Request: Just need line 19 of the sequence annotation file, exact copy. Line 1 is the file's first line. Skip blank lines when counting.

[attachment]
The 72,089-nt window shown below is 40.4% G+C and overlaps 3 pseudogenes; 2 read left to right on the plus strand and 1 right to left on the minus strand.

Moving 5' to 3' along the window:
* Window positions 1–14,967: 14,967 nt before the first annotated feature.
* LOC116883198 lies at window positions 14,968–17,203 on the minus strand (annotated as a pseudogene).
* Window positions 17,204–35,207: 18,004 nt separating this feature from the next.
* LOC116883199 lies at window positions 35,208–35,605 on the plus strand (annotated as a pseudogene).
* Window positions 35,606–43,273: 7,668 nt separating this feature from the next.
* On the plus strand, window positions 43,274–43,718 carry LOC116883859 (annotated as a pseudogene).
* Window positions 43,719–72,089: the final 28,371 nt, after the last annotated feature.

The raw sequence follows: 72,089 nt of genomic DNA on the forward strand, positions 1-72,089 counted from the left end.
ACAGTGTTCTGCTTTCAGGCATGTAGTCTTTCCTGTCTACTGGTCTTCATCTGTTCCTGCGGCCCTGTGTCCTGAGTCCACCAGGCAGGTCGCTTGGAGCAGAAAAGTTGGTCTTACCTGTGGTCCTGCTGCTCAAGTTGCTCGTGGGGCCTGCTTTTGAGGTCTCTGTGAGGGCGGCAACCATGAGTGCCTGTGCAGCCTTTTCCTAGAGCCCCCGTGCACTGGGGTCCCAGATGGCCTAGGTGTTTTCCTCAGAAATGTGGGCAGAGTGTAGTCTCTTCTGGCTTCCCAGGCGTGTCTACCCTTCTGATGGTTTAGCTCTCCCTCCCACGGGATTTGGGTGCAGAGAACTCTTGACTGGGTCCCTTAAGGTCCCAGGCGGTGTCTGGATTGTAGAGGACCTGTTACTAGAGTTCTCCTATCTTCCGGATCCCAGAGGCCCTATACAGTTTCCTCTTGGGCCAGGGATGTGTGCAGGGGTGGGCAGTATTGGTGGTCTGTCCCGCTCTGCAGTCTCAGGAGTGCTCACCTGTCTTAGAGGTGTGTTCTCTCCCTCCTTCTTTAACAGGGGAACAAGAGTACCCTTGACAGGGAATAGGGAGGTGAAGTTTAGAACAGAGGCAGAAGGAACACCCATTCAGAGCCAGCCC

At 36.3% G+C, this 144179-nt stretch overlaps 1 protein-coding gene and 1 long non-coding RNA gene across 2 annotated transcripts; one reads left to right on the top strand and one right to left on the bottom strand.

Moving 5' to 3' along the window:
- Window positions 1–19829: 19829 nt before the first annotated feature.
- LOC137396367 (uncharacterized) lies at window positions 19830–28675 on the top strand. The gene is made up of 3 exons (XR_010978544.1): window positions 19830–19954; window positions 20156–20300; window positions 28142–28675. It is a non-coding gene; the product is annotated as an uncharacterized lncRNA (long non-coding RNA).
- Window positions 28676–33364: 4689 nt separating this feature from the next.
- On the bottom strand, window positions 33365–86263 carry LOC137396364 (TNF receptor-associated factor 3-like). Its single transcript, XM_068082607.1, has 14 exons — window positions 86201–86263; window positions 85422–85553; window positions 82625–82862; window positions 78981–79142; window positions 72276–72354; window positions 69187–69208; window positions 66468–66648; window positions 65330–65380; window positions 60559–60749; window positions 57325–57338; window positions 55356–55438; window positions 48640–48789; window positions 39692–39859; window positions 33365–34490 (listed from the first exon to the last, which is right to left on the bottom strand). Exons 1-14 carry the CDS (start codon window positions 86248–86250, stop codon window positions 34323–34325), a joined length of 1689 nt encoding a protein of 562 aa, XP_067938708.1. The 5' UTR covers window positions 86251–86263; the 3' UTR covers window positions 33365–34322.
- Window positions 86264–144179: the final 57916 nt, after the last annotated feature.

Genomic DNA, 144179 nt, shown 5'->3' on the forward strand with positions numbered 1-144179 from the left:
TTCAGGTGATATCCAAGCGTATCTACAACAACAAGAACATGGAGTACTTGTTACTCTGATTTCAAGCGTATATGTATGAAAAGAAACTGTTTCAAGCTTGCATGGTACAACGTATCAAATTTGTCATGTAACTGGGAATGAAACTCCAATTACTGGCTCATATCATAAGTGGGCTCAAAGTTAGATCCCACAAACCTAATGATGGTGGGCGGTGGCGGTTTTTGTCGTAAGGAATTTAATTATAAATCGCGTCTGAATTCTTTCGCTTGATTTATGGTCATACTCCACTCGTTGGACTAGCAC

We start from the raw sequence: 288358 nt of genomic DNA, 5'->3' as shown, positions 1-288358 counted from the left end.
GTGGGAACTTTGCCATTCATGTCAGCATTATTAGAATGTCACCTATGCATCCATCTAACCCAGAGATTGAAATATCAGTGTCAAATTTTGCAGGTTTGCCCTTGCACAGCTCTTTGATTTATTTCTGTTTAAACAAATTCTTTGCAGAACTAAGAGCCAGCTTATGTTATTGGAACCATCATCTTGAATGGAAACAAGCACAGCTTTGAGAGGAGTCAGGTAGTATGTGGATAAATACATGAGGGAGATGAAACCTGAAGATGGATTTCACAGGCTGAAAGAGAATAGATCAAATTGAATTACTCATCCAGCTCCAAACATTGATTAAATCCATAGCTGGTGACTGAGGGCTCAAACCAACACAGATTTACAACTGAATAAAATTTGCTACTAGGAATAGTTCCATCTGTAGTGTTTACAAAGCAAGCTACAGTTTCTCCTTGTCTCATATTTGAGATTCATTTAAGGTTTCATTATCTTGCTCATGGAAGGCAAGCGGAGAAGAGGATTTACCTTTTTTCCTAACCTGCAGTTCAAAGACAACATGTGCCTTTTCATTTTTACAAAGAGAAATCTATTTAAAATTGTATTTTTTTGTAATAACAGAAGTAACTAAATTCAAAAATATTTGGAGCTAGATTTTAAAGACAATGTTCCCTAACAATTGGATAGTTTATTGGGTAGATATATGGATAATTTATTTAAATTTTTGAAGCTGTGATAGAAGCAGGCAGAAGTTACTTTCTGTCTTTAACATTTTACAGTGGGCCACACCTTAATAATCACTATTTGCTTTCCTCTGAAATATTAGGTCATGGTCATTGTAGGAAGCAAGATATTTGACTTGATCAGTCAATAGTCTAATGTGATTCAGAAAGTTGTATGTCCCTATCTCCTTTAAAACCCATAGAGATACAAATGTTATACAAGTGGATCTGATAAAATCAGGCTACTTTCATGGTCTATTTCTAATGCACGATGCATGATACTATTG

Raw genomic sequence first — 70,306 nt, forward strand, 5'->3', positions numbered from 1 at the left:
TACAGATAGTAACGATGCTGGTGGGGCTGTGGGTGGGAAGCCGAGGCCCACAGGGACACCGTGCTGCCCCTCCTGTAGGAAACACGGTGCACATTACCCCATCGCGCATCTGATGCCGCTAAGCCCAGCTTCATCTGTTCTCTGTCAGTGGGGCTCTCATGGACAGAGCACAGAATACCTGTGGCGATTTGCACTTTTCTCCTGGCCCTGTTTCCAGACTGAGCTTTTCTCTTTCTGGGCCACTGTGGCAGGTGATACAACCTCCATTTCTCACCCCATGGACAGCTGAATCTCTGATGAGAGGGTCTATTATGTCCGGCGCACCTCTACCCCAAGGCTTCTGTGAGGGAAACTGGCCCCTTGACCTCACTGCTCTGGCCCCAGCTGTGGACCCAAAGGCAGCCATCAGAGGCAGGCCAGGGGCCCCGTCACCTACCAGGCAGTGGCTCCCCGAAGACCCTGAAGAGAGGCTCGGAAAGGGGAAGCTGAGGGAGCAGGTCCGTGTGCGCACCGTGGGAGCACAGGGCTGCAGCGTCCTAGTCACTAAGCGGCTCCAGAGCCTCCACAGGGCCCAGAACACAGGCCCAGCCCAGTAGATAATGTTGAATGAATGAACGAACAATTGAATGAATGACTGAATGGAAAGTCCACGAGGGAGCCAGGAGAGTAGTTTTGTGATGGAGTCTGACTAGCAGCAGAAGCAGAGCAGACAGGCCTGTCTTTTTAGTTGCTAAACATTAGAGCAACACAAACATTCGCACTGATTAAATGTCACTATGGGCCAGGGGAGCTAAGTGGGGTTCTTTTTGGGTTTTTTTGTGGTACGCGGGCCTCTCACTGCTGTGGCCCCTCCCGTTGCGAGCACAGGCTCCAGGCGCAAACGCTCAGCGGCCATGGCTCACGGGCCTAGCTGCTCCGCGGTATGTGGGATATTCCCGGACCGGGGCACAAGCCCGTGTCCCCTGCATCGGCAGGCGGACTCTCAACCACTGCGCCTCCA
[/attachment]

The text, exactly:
Genomic DNA, 144179 nt, shown 5'->3' on the forward strand with positions numbered 1-144179 from the left: